Early code shipped for friendlier, family Windows
(CNN) - Some 5,000 of Microsoft's hardware, software and equipment partners got their first peek Monday at early programming code for the next home version of the company's Windows operating system.
The new version, code-named Millennium and due out next year, is being designed to make it easier for home users to download and manipulate digital music and photos, set up a home network, use "intelligent" appliances and access the Internet.
"The question is how do we make the online experience for the family the best it can possibly be?" said Shawn Sanford, group product manager for Microsoft's Consumer Windows Division.
"The goal of the division is just to simplify the home computing experience."
If Millennium does integrate audio and video tools, it will directly compete with RealNetworks, which publishes the most popular applications for receiving audio and video data on the Web.
Sanford revealed few of Millennium's details, in part, he said, because so much remains up in the air.
The Millennium OS will be an enhancement of the Windows 98 OS. It will not include separate applications bundled with Windows, as Internet Explorer was when that browser application went head-to-head with Netscape Communicator.
One focus of Millennium's developers is to reduce the number of steps necessary to use multimedia, Sanford said.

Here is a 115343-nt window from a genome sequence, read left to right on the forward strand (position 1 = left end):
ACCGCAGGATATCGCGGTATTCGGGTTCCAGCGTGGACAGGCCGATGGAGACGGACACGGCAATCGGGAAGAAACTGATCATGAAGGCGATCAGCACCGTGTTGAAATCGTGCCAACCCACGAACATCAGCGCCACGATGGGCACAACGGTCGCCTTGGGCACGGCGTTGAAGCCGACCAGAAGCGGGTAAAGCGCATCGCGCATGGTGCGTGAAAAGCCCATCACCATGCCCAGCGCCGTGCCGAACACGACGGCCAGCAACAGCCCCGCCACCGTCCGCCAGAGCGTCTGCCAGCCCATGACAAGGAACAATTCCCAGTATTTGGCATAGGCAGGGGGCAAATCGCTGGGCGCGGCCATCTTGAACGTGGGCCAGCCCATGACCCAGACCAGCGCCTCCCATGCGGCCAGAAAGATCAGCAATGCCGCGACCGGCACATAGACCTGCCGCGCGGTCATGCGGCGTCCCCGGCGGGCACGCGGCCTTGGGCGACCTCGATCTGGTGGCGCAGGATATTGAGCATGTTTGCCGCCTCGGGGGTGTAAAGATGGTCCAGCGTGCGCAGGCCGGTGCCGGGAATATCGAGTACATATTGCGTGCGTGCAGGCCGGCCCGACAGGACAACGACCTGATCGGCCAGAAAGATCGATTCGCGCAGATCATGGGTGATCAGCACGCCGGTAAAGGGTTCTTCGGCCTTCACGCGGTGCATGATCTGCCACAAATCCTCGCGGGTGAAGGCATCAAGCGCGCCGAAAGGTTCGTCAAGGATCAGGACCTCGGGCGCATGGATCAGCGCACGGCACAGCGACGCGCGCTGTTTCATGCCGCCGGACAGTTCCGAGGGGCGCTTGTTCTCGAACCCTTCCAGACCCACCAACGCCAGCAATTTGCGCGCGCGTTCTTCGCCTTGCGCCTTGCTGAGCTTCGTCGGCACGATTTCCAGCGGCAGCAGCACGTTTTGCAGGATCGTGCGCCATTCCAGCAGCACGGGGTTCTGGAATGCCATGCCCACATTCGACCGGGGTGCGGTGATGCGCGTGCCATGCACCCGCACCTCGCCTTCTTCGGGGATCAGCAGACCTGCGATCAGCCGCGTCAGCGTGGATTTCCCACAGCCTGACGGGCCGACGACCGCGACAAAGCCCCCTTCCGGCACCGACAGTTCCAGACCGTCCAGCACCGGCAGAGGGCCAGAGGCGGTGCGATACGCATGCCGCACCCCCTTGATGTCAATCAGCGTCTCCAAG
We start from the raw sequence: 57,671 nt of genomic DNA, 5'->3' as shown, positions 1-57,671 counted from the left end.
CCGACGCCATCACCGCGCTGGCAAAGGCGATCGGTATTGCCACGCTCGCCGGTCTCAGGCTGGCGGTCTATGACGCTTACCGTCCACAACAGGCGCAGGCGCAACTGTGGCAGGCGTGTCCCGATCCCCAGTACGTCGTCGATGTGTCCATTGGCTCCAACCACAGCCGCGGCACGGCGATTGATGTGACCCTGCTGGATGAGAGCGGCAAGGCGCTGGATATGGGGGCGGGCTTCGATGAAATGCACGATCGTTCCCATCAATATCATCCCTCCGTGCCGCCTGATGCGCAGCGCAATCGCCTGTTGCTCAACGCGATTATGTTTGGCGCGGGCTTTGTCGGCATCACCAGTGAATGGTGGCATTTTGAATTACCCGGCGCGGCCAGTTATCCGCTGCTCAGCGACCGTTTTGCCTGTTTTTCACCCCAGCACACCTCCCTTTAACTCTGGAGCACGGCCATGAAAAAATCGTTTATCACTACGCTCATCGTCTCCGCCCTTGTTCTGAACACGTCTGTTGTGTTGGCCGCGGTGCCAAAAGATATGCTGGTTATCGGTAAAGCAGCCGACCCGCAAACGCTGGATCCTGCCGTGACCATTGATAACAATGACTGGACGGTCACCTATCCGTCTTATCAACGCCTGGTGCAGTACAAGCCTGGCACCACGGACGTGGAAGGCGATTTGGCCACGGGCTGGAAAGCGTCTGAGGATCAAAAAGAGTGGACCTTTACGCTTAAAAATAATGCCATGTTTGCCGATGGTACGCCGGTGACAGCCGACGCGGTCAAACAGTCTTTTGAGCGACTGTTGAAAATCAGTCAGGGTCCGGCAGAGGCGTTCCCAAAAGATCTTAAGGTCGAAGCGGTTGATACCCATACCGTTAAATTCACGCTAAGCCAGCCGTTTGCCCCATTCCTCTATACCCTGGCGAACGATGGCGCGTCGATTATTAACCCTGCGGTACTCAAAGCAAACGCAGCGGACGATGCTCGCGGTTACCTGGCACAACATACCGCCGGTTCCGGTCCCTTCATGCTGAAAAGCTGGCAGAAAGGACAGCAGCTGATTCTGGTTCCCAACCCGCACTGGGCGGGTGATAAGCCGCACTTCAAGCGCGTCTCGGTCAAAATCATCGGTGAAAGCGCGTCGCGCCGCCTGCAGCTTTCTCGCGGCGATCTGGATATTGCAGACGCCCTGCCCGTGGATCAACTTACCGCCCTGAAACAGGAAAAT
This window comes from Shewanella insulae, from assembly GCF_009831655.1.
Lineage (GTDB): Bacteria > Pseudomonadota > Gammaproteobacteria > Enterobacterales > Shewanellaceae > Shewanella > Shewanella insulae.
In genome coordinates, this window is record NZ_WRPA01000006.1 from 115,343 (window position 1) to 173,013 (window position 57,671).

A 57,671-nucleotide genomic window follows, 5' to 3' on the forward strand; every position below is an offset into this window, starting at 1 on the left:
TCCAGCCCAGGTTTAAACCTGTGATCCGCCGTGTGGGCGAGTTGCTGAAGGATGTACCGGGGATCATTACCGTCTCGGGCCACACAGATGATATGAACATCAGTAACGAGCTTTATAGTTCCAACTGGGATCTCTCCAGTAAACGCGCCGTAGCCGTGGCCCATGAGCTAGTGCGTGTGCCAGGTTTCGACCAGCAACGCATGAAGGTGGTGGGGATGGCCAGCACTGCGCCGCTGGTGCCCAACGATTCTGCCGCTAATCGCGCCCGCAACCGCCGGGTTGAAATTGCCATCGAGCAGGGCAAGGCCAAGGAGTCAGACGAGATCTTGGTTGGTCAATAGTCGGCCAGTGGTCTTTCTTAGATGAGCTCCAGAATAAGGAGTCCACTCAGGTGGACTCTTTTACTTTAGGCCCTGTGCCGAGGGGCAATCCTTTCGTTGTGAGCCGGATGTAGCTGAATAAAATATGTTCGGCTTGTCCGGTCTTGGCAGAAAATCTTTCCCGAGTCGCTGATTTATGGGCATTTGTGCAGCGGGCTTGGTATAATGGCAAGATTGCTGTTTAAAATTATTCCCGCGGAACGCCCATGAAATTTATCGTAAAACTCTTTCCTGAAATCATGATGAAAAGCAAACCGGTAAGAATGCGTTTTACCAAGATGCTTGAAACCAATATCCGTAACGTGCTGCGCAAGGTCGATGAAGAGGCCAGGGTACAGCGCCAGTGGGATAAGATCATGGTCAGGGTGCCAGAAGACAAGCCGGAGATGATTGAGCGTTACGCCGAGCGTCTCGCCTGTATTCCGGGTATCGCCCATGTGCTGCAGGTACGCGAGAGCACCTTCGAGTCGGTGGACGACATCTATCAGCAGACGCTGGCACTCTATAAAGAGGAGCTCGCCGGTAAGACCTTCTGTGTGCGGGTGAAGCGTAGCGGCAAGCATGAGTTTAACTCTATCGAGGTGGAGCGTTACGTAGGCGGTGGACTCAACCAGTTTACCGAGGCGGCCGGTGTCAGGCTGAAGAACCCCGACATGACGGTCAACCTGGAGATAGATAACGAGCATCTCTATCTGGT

"I can view pictures today within Windows. I can play music today within Windows. That process today is not that easy," he said. "How can we make that easier for users? With enhancing the existing technologies, we can make those simpler for the user to take advantage of."
This early version of Millennium also was written with an eye toward enhancing parents' ability to limit their children's Internet access to age-appropriate content.
The code release is only a developer preview - it is not even a beta version of Millennium and is unavailable to the public at the usual beta code posting sites on the Internet, Sanford said.
The code was sent Friday to equipment manufacturers and to Microsoft's hardware and software partners, in order to get their ideas and feedback early in the development process.
Sanford couldn't say when the beta version of Millennium would be released because that timing will depend upon developer feedback.
Improved networking is a goal
The time for easier networking options is nigh because 75 percent of those with home computers have more than one PC, Sanford said. The process of linking computers should be easier, he said, and Millennium will provide a solution.
Millennium is the first product from the Consumer Windows Group, an outgrowth of Microsoft's reorganization earlier this year. The group is committed to a principle called "It Just Works," meaning that PCs and their applications should be as reliable and dependable as other home appliances such as the telephone, said division vice president David Cole.
The Consumer Windows Group is separate from the group working on Windows 2000, the long-delayed successor to the Windows NT operating system tailored for businesses.
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